1. The Roscoe-Bunsen law holds for the light growth response of Phycomyces if the time component of stimulation is short. With exposures longer than a few seconds, the reaction time to light is determined by the intensity and not by the energy of the flash.

2. The possible nature of the very long latency in the response to light is considered in terms of the structure of the cell and its mechanism of growth. It is suggested that during the latency some substance produced by light in the protoplasm is transported centrifugally to the cell wall or outermost layer of protoplasm.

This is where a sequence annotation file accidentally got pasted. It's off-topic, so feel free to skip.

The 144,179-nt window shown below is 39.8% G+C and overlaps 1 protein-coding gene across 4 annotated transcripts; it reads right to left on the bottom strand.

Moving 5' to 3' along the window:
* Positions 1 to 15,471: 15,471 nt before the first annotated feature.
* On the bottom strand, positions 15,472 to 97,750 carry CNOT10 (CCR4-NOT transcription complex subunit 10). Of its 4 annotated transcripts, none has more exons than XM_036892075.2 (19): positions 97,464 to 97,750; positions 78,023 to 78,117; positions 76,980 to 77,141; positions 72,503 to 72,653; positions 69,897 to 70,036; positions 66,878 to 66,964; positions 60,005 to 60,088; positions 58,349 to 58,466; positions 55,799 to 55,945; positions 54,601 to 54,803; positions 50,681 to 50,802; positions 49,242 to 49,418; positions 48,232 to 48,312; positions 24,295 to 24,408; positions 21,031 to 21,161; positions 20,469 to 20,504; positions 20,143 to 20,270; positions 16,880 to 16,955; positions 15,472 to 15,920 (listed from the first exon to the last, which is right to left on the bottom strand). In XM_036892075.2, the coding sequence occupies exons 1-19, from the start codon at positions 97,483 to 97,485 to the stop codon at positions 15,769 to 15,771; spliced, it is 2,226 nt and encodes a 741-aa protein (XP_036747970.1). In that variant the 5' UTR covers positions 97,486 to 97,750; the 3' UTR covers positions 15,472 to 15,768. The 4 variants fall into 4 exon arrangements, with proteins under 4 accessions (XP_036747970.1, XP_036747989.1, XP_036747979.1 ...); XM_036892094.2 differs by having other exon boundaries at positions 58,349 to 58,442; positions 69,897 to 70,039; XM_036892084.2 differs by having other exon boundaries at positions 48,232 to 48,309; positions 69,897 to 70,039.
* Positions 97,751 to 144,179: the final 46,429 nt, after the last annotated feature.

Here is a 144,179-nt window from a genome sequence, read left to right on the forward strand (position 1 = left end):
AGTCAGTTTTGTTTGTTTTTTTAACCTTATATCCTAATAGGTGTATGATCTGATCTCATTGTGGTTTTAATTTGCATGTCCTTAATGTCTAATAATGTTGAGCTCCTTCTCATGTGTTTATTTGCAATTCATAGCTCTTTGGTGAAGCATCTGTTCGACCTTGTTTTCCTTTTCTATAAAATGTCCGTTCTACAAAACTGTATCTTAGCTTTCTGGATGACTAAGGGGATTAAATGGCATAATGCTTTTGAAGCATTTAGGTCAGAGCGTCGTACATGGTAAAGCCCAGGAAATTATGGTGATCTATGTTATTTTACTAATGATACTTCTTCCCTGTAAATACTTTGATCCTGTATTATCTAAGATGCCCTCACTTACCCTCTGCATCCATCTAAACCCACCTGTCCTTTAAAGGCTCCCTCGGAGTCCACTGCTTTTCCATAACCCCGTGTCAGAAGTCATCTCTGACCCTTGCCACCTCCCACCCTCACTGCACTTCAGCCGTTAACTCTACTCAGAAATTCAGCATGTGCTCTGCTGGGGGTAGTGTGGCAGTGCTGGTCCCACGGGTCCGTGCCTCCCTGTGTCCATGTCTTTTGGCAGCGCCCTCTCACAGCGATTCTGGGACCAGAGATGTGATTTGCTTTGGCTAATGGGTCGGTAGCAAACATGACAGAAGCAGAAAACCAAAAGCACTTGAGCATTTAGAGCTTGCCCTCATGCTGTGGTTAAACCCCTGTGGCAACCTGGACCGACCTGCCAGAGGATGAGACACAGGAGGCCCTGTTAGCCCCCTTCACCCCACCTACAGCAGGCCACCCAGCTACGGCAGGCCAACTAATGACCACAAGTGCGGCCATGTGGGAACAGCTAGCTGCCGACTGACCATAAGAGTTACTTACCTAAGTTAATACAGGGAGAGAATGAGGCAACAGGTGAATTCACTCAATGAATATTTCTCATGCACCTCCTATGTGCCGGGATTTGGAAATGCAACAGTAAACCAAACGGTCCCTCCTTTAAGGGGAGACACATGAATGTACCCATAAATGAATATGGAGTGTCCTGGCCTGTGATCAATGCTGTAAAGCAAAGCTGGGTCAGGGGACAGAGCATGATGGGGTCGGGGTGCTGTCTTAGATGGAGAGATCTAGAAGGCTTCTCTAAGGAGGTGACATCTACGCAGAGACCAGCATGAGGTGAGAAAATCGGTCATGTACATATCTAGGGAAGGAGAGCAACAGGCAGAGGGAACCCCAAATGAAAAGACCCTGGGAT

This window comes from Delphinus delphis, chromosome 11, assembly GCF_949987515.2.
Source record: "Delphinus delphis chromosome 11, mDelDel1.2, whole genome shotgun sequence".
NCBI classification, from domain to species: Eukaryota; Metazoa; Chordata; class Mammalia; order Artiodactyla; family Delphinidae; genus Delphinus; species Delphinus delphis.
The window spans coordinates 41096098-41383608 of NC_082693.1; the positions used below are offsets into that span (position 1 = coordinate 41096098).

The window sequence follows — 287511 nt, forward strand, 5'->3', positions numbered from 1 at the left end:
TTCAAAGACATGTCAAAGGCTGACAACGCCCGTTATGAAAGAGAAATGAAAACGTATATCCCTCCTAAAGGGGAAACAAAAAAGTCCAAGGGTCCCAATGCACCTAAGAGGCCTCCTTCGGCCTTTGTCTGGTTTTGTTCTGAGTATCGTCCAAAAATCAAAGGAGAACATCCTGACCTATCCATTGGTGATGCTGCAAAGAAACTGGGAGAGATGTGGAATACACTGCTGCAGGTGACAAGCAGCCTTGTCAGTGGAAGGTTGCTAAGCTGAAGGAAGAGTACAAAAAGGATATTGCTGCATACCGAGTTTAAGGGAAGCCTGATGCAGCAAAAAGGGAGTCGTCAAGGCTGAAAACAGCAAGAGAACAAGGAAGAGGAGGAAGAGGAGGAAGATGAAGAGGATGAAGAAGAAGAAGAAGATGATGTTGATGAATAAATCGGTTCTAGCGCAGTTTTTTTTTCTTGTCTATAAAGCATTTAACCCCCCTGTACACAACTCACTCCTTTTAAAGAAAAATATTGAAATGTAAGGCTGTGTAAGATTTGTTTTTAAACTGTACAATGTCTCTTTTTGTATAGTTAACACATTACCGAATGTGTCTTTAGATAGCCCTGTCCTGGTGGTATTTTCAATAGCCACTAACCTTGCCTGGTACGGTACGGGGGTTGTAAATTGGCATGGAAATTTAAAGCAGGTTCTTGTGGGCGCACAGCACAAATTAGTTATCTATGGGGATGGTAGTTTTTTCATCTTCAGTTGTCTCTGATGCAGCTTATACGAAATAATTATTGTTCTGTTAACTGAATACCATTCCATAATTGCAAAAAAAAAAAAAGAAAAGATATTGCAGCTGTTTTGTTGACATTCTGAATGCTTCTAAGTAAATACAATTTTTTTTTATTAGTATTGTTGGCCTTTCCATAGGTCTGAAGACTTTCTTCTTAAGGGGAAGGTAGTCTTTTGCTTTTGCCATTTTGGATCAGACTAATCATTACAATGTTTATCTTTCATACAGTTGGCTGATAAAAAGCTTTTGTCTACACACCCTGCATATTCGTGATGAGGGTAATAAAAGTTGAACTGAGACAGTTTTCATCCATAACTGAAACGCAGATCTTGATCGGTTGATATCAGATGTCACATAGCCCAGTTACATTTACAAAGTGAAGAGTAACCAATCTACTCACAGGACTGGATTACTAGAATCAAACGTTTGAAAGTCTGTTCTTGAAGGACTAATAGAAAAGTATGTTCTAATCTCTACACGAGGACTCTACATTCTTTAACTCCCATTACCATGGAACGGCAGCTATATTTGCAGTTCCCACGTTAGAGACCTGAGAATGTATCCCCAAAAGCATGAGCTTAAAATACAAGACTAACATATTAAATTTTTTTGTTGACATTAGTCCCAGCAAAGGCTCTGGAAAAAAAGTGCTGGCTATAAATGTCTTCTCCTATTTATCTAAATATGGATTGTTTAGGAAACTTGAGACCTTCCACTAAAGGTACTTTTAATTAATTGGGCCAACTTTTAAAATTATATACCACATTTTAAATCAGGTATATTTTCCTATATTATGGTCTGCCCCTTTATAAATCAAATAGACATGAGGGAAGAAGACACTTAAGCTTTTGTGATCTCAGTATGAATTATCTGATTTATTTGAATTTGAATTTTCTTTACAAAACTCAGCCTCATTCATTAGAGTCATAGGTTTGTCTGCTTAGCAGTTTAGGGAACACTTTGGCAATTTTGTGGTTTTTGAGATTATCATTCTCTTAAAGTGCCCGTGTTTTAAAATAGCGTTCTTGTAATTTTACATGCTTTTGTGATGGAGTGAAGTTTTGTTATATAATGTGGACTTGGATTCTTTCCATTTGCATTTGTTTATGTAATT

3. The total elongation occurring over a period of 1 to 2 hours is independent of flashes of light or temporary darkening. Light acts by facilitating some change already under way in the growth system, and during the principal phase of elongation is not a necessary or limiting factor for growth.

4. Judged by the reaction time, the original sensitivity is restored in the light system following exposure to light in about one-third the time required for equilibrium to be reattained in the growth system.

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